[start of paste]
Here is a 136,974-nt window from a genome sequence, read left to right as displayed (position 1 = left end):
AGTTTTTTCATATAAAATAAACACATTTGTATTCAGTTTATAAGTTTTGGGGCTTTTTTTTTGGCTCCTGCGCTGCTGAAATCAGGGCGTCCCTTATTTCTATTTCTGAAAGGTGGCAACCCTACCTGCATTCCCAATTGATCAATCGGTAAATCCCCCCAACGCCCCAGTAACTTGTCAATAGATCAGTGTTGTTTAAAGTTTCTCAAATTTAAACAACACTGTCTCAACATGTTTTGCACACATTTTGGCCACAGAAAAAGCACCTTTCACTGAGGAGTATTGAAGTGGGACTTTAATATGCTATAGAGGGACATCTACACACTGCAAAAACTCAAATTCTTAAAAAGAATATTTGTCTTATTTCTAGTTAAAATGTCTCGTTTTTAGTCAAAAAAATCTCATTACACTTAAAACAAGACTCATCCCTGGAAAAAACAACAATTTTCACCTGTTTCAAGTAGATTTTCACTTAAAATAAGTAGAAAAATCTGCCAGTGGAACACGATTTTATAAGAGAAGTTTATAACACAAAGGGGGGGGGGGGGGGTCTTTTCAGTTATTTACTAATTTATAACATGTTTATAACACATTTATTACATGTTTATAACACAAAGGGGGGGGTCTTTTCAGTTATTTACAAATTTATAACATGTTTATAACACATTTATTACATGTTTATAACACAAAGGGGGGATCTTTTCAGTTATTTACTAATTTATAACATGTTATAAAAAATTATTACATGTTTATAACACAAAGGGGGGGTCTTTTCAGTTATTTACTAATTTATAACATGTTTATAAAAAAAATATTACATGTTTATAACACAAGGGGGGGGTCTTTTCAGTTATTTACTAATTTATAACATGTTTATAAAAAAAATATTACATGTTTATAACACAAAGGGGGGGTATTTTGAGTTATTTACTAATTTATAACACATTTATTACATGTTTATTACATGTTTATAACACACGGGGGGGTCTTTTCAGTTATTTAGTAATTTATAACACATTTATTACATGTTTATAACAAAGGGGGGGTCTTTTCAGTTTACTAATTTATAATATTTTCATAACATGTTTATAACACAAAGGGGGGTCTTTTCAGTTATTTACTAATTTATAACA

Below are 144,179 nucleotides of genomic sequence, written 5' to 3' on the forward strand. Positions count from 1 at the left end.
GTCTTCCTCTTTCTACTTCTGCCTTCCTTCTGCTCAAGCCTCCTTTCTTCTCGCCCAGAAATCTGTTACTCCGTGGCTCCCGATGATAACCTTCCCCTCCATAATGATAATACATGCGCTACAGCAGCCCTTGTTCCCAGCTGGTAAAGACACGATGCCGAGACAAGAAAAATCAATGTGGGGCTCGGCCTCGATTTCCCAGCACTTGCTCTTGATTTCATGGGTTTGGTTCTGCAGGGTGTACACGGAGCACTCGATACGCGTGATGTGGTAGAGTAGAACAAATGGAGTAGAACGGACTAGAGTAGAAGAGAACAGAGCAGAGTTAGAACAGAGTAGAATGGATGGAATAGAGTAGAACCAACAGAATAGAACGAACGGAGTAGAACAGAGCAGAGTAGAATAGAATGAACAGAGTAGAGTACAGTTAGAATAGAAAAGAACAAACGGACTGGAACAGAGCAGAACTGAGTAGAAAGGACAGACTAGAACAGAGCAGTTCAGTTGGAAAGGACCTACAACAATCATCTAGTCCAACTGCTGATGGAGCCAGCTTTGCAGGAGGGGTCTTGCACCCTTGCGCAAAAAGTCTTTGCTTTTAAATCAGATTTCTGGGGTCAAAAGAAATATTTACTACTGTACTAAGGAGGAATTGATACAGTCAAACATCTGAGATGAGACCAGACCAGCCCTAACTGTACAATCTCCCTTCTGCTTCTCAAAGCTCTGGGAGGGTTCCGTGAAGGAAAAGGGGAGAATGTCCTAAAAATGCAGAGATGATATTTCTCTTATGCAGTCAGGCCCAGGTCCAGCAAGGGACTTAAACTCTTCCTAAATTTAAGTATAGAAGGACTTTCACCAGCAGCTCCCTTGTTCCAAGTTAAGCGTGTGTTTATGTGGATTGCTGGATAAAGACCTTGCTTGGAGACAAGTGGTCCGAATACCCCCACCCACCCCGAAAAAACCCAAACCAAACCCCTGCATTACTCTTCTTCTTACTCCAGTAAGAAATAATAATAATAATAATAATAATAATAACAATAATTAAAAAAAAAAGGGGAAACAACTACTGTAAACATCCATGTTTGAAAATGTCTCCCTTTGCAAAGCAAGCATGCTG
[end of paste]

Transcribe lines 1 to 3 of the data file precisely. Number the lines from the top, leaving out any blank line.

Here is a 136,974-nt window from a genome sequence, read left to right as displayed (position 1 = left end):
AGTTTTTTCATATAAAATAAACACATTTGTATTCAGTTTATAAGTTTTGGGGCTTTTTTTTTGGCTCCTGCGCTGCTGAAATCAGGGCGTCCCTTATTTCTATTTCTGAAAGGTGGCAACCCTACCTGCATTCCCAATTGATCAATCGGTAAATCCCCCCAACGCCCCAGTAACTTGTCAATAGATCAGTGTTGTTTAAAGTTTCTCAAATTTAAACAACACTGTCTCAACATGTTTTGCACACATTTTGGCCACAGAAAAAGCACCTTTCACTGAGGAGTATTGAAGTGGGACTTTAATATGCTATAGAGGGACATCTACACACTGCAAAAACTCAAATTCTTAAAAAGAATATTTGTCTTATTTCTAGTTAAAATGTCTCGTTTTTAGTCAAAAAAATCTCATTACACTTAAAACAAGACTCATCCCTGGAAAAAACAACAATTTTCACCTGTTTCAAGTAGATTTTCACTTAAAATAAGTAGAAAAATCTGCCAGTGGAACACGATTTTATAAGAGAAGTTTATAACACAAAGGGGGGGGGGGGGGGTCTTTTCAGTTATTTACTAATTTATAACATGTTTATAACACATTTATTACATGTTTATAACACAAAGGGGGGGGTCTTTTCAGTTATTTACAAATTTATAACATGTTTATAACACATTTATTACATGTTTATAACACAAAGGGGGGATCTTTTCAGTTATTTACTAATTTATAACATGTTATAAAAAATTATTACATGTTTATAACACAAAGGGGGGGTCTTTTCAGTTATTTACTAATTTATAACATGTTTATAAAAAAAATATTACATGTTTATAACACAAGGGGGGGGTCTTTTCAGTTATTTACTAATTTATAACATGTTTATAAAAAAAATATTACATGTTTATAACACAAAGGGGGGGTATTTTGAGTTATTTACTAATTTATAACACATTTATTACATGTTTATTACATGTTTATAACACACGGGGGGGTCTTTTCAGTTATTTAGTAATTTATAACACATTTATTACATGTTTATAACAAAGGGGGGGTCTTTTCAGTTTACTAATTTATAATATTTTCATAACATGTTTATAACACAAAGGGGGGTCTTTTCAGTTATTTACTAATTTATAACA

Below are 144,179 nucleotides of genomic sequence, written 5' to 3' on the forward strand. Positions count from 1 at the left end.